- - Wednesday, January 11, 2017

There are some iconic characters in TV history that you never ever forget: Larry from “Threes Company,” JR from “Dallas,” Radar from “M.A.S.H.” Or The Soup Nazi from “Seinfeld,” played masterfully by actor Larry Thomas.

But unlike those other characters, Mr. Thomas’ Soup Nazi did not appear in episode after episode of the classic show. In fact, he only put on the apron and berated Jerry and the gang during two episodes in the long-running show’s nine seasons. That the role had such an impact has been both a blessing and a curse for the character actor, who has over 60 credits to his IMDB resume, including “Austin Powers” and “Scrubs.”

Mr. Thomas discussed the character as well as his second career as a spokesperson for — what else? — soup.

Question: Do you appear at a lot of autograph shows?

Answer: I do. I probably do about maybe five to 10 of them a year.

Q: What do must fans say when they met you?

A: “Have you ever done any acting other than the Soup Nazi?” Believe me, that is seared into my brain. I consider that a very strange thing to assume, but it seems a lot of people assume it.

I also get so many people that say, “Oh, I’ve been to your restaurant in New York.” People don’t know that I am an actor on TV playing a role. They blend TV and reality.

Q: Is it because that role is so iconic?

A: Why would I ever do anything else? [laughs]

Q: Not to mention the big money people assume you make from one acting gig.

A: Yes, the $2,610 I got from “Seinfeld.”

Q: How did you end up landing the role?

A: It was just the audition process. Standard how it goes: a pre-read and a callback. But there were some fun factors involved in it.

The way I kind of got the audition was that Jefferey Tabor was in my acting class as a substitute teacher. My friends forced me to ask him to do me a favor. I asked him to introduce me to the casting director of “The Larry Sanders Show.” In his true gentlemanly fashion, he did. He set up a meeting, and it turned out the casting director, Mark Hirschfeld, was also casting “Seinfeld.” That was kind of how I got the audition.

I auditioned once. A couple weeks later I went back and read for the whole gang. You know, Jerry, Larry David, etc. It was a pretty grueling morning of going in reading, then coming out and waiting for a half-hour. Then going in again. Reading again. Coming out and waiting for another half-hour.

It was a heck of day. But all these years later, I’m so glad I id it.

Q: How many episodes of “Seinfeld” did you appear in as The Soup Nazi?

A: Two. Just the “Soup Nazi” episode and the finale.

Q: I see today you are autographing soup ladles. What is the strangest thing you have ever been asked to sign?

A: Well, a couple of woman have asked me to sign extremely personal areas of their anatomy. [laughs] 

Usually the things are pretty common. Either the book that people have got out of the “Seinfeld” DVD set. Or a TV Guide. Nothing I can think of at the top of my head that is that bizarre. I do have fans that will play out the episode or scenes from the episode with me.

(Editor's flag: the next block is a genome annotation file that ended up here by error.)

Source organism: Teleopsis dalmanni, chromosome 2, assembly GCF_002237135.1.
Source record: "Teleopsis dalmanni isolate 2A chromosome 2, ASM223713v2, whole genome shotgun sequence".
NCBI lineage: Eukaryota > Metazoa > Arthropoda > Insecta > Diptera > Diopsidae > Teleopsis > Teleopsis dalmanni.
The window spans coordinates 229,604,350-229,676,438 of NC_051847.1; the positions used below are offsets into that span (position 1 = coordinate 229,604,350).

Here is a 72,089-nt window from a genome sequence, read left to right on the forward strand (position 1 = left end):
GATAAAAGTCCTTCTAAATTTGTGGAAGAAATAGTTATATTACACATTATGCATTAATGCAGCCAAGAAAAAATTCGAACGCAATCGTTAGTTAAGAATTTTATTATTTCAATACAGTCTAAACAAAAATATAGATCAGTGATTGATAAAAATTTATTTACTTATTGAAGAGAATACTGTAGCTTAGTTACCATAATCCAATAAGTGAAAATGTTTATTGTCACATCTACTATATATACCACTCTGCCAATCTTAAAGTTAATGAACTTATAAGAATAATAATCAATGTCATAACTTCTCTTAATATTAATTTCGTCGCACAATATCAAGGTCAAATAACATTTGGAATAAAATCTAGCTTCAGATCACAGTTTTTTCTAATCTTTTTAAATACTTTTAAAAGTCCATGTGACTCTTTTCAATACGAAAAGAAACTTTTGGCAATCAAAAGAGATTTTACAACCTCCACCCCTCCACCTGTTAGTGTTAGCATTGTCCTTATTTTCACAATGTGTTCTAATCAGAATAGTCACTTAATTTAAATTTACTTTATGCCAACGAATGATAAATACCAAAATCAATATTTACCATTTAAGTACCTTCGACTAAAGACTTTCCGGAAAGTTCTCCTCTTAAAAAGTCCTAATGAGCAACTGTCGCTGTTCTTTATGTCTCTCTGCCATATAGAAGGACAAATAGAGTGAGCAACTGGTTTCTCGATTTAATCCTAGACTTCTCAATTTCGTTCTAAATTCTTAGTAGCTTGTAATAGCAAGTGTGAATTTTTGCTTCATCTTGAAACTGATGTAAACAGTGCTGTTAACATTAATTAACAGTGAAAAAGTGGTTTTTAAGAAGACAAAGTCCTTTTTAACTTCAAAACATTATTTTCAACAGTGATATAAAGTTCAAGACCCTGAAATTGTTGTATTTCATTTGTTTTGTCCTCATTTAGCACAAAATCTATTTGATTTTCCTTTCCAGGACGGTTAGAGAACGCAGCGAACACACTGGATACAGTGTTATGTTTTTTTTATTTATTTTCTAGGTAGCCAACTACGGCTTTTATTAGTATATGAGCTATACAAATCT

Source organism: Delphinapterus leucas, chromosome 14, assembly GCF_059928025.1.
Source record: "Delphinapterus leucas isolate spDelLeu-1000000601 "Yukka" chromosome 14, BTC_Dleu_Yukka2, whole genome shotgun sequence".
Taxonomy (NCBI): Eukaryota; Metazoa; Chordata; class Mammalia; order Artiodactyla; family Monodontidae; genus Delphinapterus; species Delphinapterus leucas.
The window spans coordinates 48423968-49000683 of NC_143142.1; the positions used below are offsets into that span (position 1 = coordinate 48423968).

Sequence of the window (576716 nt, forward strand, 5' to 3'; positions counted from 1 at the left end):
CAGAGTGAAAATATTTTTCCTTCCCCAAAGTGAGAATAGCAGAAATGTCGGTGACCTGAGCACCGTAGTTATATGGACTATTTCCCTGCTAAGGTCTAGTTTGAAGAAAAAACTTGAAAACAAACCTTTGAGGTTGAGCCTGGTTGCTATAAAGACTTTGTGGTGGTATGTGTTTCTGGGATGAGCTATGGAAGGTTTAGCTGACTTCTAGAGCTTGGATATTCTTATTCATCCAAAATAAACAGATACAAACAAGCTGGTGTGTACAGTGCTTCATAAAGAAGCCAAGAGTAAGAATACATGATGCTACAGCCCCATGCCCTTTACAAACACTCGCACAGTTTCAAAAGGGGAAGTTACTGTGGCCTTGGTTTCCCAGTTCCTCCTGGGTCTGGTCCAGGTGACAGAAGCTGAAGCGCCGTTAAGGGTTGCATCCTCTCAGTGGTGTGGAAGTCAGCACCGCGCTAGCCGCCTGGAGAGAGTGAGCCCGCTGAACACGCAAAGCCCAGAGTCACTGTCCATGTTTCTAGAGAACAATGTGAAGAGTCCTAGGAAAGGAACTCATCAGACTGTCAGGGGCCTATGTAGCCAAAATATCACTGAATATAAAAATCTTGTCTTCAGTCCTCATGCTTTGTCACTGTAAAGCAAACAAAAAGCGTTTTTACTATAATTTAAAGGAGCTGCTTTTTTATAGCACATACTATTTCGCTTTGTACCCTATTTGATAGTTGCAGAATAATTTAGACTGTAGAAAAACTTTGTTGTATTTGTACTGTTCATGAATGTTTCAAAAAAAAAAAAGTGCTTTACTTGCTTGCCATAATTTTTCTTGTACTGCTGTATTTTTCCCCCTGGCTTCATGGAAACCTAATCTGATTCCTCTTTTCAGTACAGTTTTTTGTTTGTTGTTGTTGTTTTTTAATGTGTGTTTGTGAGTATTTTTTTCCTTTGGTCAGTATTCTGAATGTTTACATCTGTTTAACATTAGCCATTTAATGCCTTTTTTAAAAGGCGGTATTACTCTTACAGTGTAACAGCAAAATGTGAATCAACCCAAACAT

One time I was with Sony Pictures, and they did a little tour called the “Seinfeld Food Truck.” They had a roach coach that would pull into town. And they would give away these treats that were famous from different episodes, like “Muffin Tops” or Junior Mints. Or “Mulligatawny Stew.” I would be there to meet and greet, take photo ops and sign whatever.

I was taking a photo and I looked down the line, and there was nobody there because the line was stopped. These two people were making out. I said (in “Soup Nazi” voice) “You’re kissing on my line! Nobody kisses on my line!” I love when people do things like that. When they entertain me.

Q: What are you up to these days?

A: Many things. I’m about to direct a film of a sitcom pilot that a friend of mine and I wrote. We are going to actually do it as an indie film. We are kind of gearing up. I’m going to direct it. I finished a film called “Mind Over Mindy” that is hitting the festival circuit.

And I’ve written a book called “Confessions of a Soup Nazi: An Adventure in Acting and Cooking.” It basically tells the story of my journeyman acting career interwoven with my passion for cooking. There are like 52 of my own recipes in there. I talk about why I made something — stories about the recipes that interweave with what was going on in my acting career at the time.

Q: Is your passion for cooking as big as your passion for acting?

A: Almost. If you get me talking about any particular dish, I can go on and on about the ingredients. Those are my two passions. I’ve always loved to cook, and being associated with a character that is a cook has confused people greatly. I am also the spokesperson for the “The Original Soup Man” in New York. That’s the company of Al Yeganeh, whom my character was based on.

I will not only go to New York and hang out behind the counter and mess with people, but “The Original Soup Man” is now in supermarkets in tetra pack cartons. I go and do supermarket demos with them.

I finally decided to blur the lines of reality and let people think what they think.

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